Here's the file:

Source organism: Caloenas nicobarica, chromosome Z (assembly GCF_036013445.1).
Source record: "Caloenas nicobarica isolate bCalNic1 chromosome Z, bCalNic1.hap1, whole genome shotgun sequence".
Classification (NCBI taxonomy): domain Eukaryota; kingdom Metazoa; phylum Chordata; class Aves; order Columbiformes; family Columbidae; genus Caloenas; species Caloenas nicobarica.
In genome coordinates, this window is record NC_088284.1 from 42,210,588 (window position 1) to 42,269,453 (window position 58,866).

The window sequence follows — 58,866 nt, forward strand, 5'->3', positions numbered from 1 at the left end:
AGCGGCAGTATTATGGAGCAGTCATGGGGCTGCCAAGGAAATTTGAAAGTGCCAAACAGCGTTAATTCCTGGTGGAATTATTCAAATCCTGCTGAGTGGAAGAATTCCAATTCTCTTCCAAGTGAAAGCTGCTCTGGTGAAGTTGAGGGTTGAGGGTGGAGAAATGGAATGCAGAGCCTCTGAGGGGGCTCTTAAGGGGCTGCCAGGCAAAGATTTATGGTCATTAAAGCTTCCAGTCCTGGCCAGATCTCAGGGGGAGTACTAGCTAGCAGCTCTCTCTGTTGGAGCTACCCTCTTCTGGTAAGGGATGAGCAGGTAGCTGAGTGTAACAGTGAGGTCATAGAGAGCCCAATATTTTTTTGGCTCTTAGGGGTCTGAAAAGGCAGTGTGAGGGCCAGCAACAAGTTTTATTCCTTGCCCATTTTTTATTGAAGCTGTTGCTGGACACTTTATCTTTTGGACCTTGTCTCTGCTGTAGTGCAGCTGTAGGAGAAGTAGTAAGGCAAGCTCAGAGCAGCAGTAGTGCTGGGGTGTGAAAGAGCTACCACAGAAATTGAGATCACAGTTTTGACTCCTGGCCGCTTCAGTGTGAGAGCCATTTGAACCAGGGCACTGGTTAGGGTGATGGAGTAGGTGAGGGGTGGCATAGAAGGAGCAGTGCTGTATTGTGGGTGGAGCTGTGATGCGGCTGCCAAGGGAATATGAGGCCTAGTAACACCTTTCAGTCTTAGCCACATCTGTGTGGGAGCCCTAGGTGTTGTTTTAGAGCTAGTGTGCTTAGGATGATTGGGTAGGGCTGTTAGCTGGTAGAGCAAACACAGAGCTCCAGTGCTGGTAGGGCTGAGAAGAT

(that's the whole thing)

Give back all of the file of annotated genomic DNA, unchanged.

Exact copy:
Source organism: Caloenas nicobarica, chromosome Z (assembly GCF_036013445.1).
Source record: "Caloenas nicobarica isolate bCalNic1 chromosome Z, bCalNic1.hap1, whole genome shotgun sequence".
Classification (NCBI taxonomy): domain Eukaryota; kingdom Metazoa; phylum Chordata; class Aves; order Columbiformes; family Columbidae; genus Caloenas; species Caloenas nicobarica.
In genome coordinates, this window is record NC_088284.1 from 42,210,588 (window position 1) to 42,269,453 (window position 58,866).

The window sequence follows — 58,866 nt, forward strand, 5'->3', positions numbered from 1 at the left end:
AGCGGCAGTATTATGGAGCAGTCATGGGGCTGCCAAGGAAATTTGAAAGTGCCAAACAGCGTTAATTCCTGGTGGAATTATTCAAATCCTGCTGAGTGGAAGAATTCCAATTCTCTTCCAAGTGAAAGCTGCTCTGGTGAAGTTGAGGGTTGAGGGTGGAGAAATGGAATGCAGAGCCTCTGAGGGGGCTCTTAAGGGGCTGCCAGGCAAAGATTTATGGTCATTAAAGCTTCCAGTCCTGGCCAGATCTCAGGGGGAGTACTAGCTAGCAGCTCTCTCTGTTGGAGCTACCCTCTTCTGGTAAGGGATGAGCAGGTAGCTGAGTGTAACAGTGAGGTCATAGAGAGCCCAATATTTTTTTGGCTCTTAGGGGTCTGAAAAGGCAGTGTGAGGGCCAGCAACAAGTTTTATTCCTTGCCCATTTTTTATTGAAGCTGTTGCTGGACACTTTATCTTTTGGACCTTGTCTCTGCTGTAGTGCAGCTGTAGGAGAAGTAGTAAGGCAAGCTCAGAGCAGCAGTAGTGCTGGGGTGTGAAAGAGCTACCACAGAAATTGAGATCACAGTTTTGACTCCTGGCCGCTTCAGTGTGAGAGCCATTTGAACCAGGGCACTGGTTAGGGTGATGGAGTAGGTGAGGGGTGGCATAGAAGGAGCAGTGCTGTATTGTGGGTGGAGCTGTGATGCGGCTGCCAAGGGAATATGAGGCCTAGTAACACCTTTCAGTCTTAGCCACATCTGTGTGGGAGCCCTAGGTGTTGTTTTAGAGCTAGTGTGCTTAGGATGATTGGGTAGGGCTGTTAGCTGGTAGAGCAAACACAGAGCTCCAGTGCTGGTAGGGCTGAGAAGAT